A Dartmouth College professor is expected to join one of the most powerful boards in Vermont, Gov. Phil Scott’s office announced Friday.
Thomas Walsh, a former physical therapist and health reform expert, would be the only member of the Green Mountain Care Board with direct medical provider experience if he’s confirmed by the state Senate. He would replace Maureen Usifer, whose six-year term ended in September.
The Green Mountain Care Board regulates hospital growth, sets health insurance rates and is part of the state’s health care reform effort, the all-payer model.
“Dr. Walsh is an experienced professional who will bring an important perspective to the Green Mountain Care Board,” Scott said in Friday’s announcement. “His background both in health policy and delivering health care will serve him well in his new role.”
Walsh holds a variety of teaching and health policy positions. He is a physical therapist who worked at Dartmouth-Hitchcock Health, according to the press release. He last practiced in February 2020 in New York State, he told VTDigger.
The care board is at the center of issues that affect the quality and cost of care, and the lack of appointees with direct patient care experience has surfaced as a concern. Last year, the Vermont House tabled a bill that would require at least one seat to be held by a health professional.
Jessa Barnard, the Vermont Medical Society’s executive director, said the care board would benefit from a practicing clinician’s input.
“Whether that's a physician, a nurse or other kind of health care professional, we do think that perspective is very important,” she said.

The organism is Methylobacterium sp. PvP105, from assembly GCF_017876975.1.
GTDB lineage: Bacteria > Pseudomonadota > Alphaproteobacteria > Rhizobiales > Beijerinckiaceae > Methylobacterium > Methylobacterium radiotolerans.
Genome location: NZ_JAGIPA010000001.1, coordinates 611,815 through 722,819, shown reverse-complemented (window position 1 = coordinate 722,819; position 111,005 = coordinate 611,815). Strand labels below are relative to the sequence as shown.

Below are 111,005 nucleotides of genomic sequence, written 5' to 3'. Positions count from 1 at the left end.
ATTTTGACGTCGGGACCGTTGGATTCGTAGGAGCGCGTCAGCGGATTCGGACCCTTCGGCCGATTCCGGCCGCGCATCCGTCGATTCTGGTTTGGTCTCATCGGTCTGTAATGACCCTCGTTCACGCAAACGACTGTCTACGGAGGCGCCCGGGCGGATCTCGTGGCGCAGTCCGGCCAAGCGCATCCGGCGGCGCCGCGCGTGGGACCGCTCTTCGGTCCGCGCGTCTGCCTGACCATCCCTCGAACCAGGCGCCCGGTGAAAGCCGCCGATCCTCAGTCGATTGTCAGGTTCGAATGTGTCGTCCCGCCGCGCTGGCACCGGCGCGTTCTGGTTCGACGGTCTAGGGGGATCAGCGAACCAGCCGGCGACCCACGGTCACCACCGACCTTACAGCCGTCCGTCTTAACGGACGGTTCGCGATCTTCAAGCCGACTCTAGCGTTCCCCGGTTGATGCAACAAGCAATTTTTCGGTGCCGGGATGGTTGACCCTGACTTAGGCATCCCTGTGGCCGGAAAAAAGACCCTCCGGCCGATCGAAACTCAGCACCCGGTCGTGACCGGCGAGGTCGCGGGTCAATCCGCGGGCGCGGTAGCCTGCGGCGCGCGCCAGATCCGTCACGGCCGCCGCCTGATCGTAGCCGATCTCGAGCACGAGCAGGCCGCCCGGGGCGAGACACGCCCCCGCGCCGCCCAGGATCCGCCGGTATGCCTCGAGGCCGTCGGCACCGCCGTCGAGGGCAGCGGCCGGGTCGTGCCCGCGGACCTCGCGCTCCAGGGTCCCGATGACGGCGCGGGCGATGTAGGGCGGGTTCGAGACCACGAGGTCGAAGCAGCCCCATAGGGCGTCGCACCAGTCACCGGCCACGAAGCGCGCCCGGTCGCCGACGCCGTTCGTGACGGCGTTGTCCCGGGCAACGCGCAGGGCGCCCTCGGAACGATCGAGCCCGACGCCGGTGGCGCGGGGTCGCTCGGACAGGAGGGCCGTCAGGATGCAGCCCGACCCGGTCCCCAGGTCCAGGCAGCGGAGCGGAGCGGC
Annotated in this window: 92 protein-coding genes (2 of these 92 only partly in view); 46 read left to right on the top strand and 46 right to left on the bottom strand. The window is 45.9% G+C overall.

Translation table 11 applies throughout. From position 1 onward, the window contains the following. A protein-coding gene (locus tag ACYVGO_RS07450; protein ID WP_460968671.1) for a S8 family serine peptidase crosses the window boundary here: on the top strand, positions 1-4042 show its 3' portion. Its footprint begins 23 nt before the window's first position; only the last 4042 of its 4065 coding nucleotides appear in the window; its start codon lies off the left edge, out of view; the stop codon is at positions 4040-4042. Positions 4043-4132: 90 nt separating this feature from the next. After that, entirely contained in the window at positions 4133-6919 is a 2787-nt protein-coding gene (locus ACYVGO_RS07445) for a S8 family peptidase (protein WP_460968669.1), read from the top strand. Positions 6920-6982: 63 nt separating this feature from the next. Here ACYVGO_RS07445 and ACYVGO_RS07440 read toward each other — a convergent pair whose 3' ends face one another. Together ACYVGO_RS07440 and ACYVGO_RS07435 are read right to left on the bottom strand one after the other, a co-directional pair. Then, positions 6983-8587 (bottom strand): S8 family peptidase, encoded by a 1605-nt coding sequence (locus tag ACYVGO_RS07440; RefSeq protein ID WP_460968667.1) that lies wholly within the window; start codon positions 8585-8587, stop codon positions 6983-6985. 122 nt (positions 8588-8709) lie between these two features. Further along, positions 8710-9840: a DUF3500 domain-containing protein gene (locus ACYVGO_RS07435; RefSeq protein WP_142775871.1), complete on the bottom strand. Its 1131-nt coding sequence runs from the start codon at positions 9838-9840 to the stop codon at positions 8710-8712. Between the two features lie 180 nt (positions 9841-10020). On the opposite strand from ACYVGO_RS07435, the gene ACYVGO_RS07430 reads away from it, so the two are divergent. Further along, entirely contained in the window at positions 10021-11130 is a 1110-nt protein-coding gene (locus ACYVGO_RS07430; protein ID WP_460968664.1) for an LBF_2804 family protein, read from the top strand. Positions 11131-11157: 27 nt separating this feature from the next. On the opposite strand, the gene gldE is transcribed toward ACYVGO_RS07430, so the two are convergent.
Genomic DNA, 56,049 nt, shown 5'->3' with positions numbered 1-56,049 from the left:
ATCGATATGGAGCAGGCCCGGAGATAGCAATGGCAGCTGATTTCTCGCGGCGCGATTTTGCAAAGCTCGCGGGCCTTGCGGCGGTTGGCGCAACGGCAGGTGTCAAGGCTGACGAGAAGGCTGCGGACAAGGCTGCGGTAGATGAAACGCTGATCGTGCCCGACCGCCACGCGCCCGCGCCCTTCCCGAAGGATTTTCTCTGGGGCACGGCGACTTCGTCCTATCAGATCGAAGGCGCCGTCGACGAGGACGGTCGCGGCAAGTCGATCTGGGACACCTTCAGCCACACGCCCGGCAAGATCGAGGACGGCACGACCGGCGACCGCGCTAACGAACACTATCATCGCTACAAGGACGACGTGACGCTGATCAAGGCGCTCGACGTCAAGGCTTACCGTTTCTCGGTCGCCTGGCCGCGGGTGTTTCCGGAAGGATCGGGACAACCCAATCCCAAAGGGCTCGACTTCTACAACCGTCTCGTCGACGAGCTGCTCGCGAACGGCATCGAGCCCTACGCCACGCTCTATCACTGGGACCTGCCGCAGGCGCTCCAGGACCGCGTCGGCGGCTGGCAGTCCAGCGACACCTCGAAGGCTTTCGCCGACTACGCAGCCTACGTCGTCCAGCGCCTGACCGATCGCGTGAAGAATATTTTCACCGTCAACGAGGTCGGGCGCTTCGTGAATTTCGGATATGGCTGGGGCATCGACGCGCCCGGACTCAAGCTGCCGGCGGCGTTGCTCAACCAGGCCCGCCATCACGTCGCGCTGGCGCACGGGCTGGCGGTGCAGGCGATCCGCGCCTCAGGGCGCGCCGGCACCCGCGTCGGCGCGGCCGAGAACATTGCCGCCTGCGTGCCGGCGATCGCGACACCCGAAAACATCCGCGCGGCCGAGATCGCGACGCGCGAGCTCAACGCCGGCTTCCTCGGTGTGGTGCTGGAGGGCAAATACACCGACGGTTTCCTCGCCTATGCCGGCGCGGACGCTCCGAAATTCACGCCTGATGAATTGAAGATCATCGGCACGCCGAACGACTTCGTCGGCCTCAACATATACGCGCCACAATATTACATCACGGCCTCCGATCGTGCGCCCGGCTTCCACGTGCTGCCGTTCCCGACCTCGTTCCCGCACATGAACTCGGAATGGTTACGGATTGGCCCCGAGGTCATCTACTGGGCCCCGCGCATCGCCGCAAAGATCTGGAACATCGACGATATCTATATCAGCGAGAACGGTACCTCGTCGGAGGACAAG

In a message to members, Barnard said the medical society has advocated putting a practicing Vermont clinician on the board.
The governor's press secretary, Jason Maulucci, said Friday that Scott considers input from professional societies in his decisions.
“At the end of the day, the governor has to appoint from the list that is presented to him the person who he believes will be the best fit on the board,” Maulucci said.
Lobbyists from the medical society will campaign this January to have a permanent Green Mountain Care Board staff position dedicated to primary care.
Though they do not vote on initiatives, staff members are an influential part of the board’s work. They offer analysis and data that informs the board’s decisions.
Walsh is a health systems expert at the Joint Commission Center for Transforming Healthcare. He previously worked with the Veterans Health Administration, according to a press release from Scott’s office.
The governor's office has final authority over appointments to the Green Mountain Care Board, but a committee that does not include care board members or staff members vets applicants to compile a short list.
Current board members are Jessica Holmes, an economics professor at Middlebury College; former state legislator Kevin Mullin; and former public servants Robin Lunge and Tom Pelham.
Clarification: An earlier version of this story noted that Walsh’s New Hampshire physical therapy license lapsed in 2006. His Vermont license, however, remains active, he later told VTDigger.
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